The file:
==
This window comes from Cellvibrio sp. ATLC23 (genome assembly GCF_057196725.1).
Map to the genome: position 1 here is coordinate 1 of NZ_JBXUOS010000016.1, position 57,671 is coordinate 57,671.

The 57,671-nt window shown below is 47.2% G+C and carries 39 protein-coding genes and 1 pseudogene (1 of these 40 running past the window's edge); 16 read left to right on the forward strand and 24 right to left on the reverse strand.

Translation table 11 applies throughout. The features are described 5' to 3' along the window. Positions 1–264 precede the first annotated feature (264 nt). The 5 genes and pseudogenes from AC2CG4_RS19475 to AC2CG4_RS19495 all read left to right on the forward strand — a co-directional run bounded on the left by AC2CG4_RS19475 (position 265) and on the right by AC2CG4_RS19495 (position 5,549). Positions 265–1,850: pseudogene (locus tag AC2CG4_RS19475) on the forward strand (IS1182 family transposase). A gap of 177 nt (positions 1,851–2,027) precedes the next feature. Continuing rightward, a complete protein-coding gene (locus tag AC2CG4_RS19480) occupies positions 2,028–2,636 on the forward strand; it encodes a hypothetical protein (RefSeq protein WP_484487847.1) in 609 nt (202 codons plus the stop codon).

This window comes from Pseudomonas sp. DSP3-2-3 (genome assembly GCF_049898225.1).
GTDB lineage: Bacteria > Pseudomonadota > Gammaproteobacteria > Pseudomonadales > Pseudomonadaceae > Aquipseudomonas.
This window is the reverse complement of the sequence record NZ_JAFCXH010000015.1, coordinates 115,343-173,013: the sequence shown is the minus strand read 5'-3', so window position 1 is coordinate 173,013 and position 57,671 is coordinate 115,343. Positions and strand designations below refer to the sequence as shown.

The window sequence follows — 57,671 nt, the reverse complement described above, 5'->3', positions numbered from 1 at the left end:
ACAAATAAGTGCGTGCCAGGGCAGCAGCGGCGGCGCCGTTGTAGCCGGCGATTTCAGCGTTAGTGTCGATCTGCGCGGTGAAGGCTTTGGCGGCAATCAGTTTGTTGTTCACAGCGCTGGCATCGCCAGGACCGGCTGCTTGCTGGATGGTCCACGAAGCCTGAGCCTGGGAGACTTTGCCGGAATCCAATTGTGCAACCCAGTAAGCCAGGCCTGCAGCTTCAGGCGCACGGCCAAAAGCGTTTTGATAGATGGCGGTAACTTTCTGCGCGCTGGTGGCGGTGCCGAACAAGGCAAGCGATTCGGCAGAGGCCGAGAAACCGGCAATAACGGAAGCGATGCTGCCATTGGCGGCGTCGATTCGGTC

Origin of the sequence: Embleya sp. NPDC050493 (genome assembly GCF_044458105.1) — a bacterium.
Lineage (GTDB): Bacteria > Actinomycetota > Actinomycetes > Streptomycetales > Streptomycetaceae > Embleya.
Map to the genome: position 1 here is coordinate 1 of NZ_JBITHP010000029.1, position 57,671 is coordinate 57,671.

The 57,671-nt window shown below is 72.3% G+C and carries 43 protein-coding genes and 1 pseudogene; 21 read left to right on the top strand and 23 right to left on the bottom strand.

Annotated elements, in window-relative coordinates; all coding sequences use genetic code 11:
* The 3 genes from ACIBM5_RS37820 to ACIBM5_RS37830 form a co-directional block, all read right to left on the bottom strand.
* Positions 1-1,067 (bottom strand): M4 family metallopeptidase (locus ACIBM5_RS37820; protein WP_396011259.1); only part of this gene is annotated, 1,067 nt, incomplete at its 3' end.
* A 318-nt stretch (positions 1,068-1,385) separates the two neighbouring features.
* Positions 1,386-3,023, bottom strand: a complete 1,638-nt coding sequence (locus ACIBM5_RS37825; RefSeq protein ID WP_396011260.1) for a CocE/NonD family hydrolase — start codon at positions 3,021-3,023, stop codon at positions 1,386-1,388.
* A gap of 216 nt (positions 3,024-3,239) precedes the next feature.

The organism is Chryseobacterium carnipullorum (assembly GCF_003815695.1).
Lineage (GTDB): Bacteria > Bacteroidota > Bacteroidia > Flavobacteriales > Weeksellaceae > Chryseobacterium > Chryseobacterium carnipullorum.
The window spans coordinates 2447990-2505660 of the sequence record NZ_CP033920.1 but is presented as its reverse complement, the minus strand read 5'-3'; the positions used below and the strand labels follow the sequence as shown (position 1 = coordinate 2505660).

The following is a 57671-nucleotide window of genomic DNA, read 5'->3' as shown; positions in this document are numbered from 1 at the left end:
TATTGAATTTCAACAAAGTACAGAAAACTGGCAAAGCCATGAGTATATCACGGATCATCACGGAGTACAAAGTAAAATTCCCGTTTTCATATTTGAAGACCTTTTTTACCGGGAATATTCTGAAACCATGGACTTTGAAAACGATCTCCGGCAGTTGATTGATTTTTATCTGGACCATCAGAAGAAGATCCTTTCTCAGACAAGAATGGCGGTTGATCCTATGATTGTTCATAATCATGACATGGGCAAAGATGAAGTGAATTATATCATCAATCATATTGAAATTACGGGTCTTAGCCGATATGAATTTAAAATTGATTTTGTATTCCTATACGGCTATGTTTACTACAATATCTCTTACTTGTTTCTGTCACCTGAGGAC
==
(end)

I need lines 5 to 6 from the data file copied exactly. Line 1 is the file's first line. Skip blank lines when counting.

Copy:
This window comes from Pseudomonas sp. DSP3-2-3 (genome assembly GCF_049898225.1).
GTDB lineage: Bacteria > Pseudomonadota > Gammaproteobacteria > Pseudomonadales > Pseudomonadaceae > Aquipseudomonas.